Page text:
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dc.contributor.authorVromen, J.
dc.contributor.authorLipp, Ottmar
dc.contributor.authorRemington, R.
dc.identifier.citationVromen, J. and Lipp, O. and Remington, R. 2015. The spider does not always win the fight for attention: Disengagement from threat is modulated by goal set. Cognition and Emotion. 29 (7): pp. 1185-1196.

Stimulus-driven preferential attention to threat can be modulated by goal-driven attention. However, it remains unclear how this goal-driven modulation affects specific attentional components implied in threat interference. We hypothesise that goal-driven modulation most strongly impacts delayed disengagement from threat. A spatial cueing task was used that disentangles delayed disengagement from attentional capture by tightly manipulating the locus of attention at the time of target onset. Different top-down goals were induced by instructing participants to identify bird/fish targets (Experiment 1) or spider/cat targets (Experiment 2) among animal non-targets. Delayed disengagement from a non-target spider was observed only when the spider was part of the target set, not when it was task-irrelevant. This corroborates evidence that threat stimuli do not necessarily override goal-driven attentional control and that extended processing of threatening distractors is not obligatory.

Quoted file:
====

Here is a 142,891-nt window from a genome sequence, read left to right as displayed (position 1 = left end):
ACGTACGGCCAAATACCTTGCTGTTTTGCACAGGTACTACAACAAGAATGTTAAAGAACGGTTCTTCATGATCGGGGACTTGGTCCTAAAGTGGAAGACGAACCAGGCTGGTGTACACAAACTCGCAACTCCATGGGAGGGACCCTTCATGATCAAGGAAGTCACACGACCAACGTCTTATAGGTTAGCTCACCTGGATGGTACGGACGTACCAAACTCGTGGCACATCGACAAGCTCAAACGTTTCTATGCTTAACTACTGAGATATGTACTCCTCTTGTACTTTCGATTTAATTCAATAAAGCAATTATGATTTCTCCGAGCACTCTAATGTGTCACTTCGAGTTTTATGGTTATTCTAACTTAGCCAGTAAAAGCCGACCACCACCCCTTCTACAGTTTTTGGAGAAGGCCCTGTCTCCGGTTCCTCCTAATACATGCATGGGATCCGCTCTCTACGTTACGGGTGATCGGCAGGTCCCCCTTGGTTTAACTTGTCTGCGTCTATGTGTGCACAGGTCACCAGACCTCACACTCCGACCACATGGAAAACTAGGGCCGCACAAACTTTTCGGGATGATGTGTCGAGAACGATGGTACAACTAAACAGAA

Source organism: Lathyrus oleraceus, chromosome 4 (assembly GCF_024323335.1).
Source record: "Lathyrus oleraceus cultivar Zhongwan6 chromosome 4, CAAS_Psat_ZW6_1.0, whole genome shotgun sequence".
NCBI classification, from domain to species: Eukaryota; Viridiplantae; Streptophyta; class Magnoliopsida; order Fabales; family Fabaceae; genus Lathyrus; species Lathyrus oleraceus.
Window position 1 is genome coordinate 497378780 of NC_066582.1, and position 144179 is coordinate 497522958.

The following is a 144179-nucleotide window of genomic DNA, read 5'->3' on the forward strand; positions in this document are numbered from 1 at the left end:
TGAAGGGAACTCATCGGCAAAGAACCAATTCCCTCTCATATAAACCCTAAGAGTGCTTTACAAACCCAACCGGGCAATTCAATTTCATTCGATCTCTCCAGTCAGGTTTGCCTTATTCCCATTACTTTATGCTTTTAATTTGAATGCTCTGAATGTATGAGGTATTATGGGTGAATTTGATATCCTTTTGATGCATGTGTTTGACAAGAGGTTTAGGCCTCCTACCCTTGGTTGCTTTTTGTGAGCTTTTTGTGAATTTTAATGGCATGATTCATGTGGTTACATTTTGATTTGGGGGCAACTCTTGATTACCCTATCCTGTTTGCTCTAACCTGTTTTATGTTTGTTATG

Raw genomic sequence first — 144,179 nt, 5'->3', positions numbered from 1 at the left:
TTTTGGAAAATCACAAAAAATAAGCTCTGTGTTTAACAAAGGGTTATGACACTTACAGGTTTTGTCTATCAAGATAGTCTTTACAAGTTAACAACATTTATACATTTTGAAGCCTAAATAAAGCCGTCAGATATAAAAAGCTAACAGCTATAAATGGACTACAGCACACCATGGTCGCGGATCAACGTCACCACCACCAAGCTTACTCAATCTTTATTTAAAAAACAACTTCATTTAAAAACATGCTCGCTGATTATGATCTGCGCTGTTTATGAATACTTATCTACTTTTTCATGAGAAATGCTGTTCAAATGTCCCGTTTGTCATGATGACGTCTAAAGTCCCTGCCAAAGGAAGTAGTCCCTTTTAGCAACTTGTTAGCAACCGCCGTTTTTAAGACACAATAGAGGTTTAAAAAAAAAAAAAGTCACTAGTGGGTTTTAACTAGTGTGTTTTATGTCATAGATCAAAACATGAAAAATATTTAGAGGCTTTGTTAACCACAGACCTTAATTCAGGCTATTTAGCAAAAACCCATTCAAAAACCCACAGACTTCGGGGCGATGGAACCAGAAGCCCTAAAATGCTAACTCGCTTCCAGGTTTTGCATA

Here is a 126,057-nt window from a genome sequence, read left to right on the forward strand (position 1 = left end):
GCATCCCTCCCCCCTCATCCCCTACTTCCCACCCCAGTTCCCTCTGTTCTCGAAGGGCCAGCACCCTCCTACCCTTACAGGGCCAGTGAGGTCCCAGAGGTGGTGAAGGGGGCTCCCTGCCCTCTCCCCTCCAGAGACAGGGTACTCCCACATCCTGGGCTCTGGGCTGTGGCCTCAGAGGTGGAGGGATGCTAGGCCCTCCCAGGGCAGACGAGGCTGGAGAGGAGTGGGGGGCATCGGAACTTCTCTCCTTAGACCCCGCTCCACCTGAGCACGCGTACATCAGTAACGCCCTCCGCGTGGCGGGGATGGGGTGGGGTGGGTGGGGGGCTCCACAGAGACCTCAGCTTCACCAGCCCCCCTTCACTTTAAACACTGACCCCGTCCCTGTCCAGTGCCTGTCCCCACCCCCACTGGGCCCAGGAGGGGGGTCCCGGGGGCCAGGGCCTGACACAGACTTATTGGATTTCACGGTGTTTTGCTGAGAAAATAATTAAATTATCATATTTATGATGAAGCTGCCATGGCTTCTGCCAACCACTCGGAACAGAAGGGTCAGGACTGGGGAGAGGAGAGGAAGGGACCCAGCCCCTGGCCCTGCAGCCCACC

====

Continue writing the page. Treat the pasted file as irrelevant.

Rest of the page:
dc.titleThe spider does not always win the fight for attention: Disengagement from threat is modulated by goal set
dc.typeJournal Article
dcterms.source.titleCognition and Emotion

This is an Author's Original Manuscript of an article published by Taylor & Francis in Cognition and Emotion on 20/10/2014 available online at <a href=""></a>

curtin.departmentSchool of Psychology and Speech Pathology
curtin.accessStatusOpen access

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